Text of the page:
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Sunday, November 20, 2005

A New Blogging dictionary?

I love this column - it's the main reason I have the Sun-Times in my mailbox every day.

Chicago Sun-Times Quick Takes today:


All blogged out

QT Grammar R Us Seminar on the English Language (cont'd):

*BuzzWhack, www.buzzwhack .com, warns that more and more businesses are starting to use the words "proceduralize" and "productize."

*"Blogcott." "Blogolalia." "Bloggadacio."

Stop it.
Stop it now


Okay - that's my silliness for the day I hope.

Except for my usual two trips to church this morning - one with Elcie for choir at 8:30 and another with us a little after 9:00, it's been a relaxing day. Rebecca got mad and broke Rochelle's pumpkin, Rebecca got to think about it for a little while and then we tossed the other two pumpkins. They were still in good shape (painted - not carved, remember?) but still - Thanksgiving is coming up and Christmas lights are already appearing. It was time for them to be retired.

They enjoyed "Chicken Little" last night I think but they weren't raving about it. They got there late and saw the end before the beginning. I was surprised the theater let the kids go into the next show; usually these days if you're late it's just too bad.

Our Hmong congregation had their famous egg rolls on sale this morning between services. They are so good (the egg rolls although the Hmongs are as well). The egg rolls always turn up at pot-lucks and picnics and they're usually gone while I'm still waiting in line. This time we picked up a couple but I had forgotten to bring cash. Darn it.

Don't know if I've mentioned the Hmongs. We have a third Sunday service with a lay Hmong minister. It's not a segregated group; just the difficulties with language. We join together on everything except their church service and it's everyone's choice about which service they wish to attend. Lovely group of people. I'm not sure what the population perentage is here but we have quite a few as well as a sprinkling of Cambodian and Laotian.

We're trying to plan a Christmas Eve pot-luck for the community as well as the congregation. There are always groups providing meals on the holiday itself but spending Christmas Eve (or any occasion where families normally gather) alone must be very sad for people who once had family. The poor, of course, but there are others as well who are lonely and might enjoy a meal with people. I'm making lasagne for at least 12 people (if we decide to do it - depends on how much response we get) and will probably double that. It's no harder to make a humungous pot of sauce than a small one.

My son Tim is visiting an out-of-town friend this weekend who is estranged from his family. Tim invited him for Thanksgiving but he's a nurse and works the holidays so others can have the time off. It's sad. I can't imagine turning love on and off like a spigot. I might be unhappy about the paths my children have taken (not you Tim) but it wouldn't change my love for them.

And, speaking of love of family, you may have noticed a new commenter today. Welcome Mike. I met Mike when I followed him as a commenter on Blogging Baby and was so taken by what he said that I checked out his blog. That's how I've met many of the friends I've found. If I ever learn to add names to the blogroll, his will be there but meantime you can find him at . Mike has a wife he adores and a beautiful little boy. Sometimes it seems like the loving dads are taken for granted.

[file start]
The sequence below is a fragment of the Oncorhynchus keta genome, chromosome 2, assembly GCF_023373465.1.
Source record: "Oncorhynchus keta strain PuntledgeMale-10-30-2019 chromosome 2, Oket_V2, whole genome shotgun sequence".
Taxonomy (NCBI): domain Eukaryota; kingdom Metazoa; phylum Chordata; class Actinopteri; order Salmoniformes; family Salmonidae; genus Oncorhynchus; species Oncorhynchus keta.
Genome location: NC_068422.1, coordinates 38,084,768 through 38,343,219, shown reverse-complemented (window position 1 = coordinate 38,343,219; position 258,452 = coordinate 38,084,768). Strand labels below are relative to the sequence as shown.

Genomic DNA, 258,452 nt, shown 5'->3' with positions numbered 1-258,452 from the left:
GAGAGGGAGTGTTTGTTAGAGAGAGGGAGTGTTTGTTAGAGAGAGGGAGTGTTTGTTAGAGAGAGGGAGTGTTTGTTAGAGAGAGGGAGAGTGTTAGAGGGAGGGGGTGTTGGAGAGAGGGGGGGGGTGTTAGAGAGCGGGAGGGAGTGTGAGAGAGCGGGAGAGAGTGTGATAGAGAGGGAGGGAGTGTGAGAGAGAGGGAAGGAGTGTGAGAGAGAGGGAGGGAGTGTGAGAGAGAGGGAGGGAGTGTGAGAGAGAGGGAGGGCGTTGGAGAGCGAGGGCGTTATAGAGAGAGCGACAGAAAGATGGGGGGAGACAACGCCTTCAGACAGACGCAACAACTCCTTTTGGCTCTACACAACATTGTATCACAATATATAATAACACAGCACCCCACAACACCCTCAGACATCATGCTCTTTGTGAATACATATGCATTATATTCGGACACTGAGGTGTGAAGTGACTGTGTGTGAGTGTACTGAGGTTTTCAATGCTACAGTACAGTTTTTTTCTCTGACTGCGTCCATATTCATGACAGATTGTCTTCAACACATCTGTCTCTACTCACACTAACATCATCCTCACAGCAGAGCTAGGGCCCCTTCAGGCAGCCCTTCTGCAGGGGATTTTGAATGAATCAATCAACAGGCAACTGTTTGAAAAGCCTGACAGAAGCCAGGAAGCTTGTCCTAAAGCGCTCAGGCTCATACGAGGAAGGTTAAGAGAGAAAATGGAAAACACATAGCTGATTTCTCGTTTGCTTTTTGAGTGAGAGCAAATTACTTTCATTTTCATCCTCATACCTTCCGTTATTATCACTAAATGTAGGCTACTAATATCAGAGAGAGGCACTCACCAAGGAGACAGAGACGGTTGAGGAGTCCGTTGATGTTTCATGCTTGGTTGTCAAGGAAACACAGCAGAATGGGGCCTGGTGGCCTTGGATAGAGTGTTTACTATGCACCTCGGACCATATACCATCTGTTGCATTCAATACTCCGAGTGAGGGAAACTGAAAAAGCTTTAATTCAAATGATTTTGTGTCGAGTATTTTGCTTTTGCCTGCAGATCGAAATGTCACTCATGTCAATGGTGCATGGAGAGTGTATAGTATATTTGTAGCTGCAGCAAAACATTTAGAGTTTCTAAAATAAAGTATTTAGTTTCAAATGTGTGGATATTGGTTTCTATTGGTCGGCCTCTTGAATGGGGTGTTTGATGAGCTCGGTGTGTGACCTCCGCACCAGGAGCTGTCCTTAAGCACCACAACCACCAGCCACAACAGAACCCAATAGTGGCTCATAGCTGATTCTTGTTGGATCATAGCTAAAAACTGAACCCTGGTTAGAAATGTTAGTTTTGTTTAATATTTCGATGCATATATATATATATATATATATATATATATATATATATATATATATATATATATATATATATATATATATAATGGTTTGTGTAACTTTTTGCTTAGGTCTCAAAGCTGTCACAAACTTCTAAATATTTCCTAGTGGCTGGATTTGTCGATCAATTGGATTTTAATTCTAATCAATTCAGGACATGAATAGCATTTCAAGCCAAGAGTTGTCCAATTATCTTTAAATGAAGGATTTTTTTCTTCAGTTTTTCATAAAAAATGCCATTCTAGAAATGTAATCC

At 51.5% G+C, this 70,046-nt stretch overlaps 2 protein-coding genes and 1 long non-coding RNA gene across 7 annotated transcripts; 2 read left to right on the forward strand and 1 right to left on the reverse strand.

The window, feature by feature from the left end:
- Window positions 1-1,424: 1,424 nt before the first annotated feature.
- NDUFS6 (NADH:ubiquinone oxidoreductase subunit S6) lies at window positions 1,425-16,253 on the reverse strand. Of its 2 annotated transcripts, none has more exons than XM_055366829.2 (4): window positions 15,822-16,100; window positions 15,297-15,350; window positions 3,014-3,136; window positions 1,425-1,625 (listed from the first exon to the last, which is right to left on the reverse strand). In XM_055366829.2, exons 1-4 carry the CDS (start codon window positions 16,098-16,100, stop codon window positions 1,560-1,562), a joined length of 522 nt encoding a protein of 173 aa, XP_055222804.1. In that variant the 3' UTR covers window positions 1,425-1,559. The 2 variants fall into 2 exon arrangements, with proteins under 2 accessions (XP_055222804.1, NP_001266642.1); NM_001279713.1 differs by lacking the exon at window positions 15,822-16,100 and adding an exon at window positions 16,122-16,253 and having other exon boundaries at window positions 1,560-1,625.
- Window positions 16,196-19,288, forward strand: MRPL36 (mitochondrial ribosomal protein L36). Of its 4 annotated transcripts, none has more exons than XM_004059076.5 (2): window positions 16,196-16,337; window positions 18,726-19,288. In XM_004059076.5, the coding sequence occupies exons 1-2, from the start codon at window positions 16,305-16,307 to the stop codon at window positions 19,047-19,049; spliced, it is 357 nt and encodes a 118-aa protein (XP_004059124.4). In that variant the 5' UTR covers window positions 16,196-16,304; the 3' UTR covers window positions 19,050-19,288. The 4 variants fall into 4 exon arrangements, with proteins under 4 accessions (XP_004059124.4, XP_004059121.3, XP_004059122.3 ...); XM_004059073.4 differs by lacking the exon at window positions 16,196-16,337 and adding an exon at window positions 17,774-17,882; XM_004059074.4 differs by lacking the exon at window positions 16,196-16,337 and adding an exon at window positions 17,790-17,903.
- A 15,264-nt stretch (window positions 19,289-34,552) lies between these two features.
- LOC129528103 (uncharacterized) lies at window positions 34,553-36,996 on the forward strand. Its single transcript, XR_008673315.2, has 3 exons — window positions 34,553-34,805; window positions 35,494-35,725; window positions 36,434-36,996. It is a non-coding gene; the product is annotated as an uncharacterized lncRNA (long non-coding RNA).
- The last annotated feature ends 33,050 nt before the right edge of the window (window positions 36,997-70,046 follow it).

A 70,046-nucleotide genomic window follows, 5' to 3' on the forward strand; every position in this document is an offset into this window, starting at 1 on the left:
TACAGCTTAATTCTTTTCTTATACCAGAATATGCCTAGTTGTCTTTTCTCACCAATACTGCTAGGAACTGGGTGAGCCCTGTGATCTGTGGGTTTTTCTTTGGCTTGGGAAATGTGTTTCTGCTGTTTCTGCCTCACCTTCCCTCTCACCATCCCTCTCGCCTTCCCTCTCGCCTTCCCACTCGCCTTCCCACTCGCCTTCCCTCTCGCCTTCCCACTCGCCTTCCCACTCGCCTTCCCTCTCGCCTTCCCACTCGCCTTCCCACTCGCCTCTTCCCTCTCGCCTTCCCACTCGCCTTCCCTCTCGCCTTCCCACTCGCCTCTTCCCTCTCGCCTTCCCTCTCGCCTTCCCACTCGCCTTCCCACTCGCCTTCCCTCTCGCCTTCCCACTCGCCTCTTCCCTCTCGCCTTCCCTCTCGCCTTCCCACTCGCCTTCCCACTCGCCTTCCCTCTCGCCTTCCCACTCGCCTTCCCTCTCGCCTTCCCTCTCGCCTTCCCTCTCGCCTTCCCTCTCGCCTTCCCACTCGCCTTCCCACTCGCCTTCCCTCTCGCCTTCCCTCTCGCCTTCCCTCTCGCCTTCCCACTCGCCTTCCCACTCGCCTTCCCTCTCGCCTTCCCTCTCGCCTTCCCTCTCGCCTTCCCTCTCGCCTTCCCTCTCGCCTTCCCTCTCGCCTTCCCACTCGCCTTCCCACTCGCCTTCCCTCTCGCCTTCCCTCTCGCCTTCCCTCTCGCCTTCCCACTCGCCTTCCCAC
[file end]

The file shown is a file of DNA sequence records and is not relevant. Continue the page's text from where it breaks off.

I've been quietly following another blog and I can't remember whether I mentioned it here at the time. If I did, put it down to my advancing age because it was a while back and it won't hurt to mention again. Greg lost his wife to breast cancer over a year ago and is raising two little girls. His blog is a testimony to his love for his wife and daughters. His latest post commemorates what would have been their 10th wedding anniversary.

When Mike left the comment, I temporarily confused him with Greg. I've got my act back together now. Their stories are different but both are examples of men who are not too "macho" to express their feelings and who love their families dearly. It's a nice thing to see. I'm glad to add Mike to the guys who comment here from time to time and also think their wives and kids "hang the moon". Now that I think about it, the spouses or partners of the women who comment here sound great as well. Many of us are blessed in our choices even if, like me, it took us a while to get it right.

Seven more days of 3 girls at home. I'm still digging out from their camping trip. Laundry clean and folded but not hung or placed in drawers. All their miscellaneous hygiene and beautifying products have to find a home in the drawers. Still haven't dropped off cameras at Walgreen's. Leftovers for dinner tonight. We had a French Toast brunch here after church so no one is starving. I skipped our usual Saturday brunch so I could finish up grocery shopping early in the day. Afternoons are harder - my energy flags even though I normally get a second wind later. I've always wished this country would follow the siesta tradition.

Trust you're all enjoying your day and that L. is not on her hands and knees scrubbing floors.


L. said...

No scrubbing for me.... I cleaned all day Saturday. Our kids arrived -- the girl went straight to sleep, and the boy disappeared into the bo`s room and has played nonstop with my older son. He`s supposed to move to another family`s house tomorrow.

Granny said...

I'm glad. I've been kidding you but seriously, you've been in my thoughts a lot.

Andrea said...

how about
I think we all qualify. hehe

Andrea said...

couldnt read the california one, read the first line and started crying.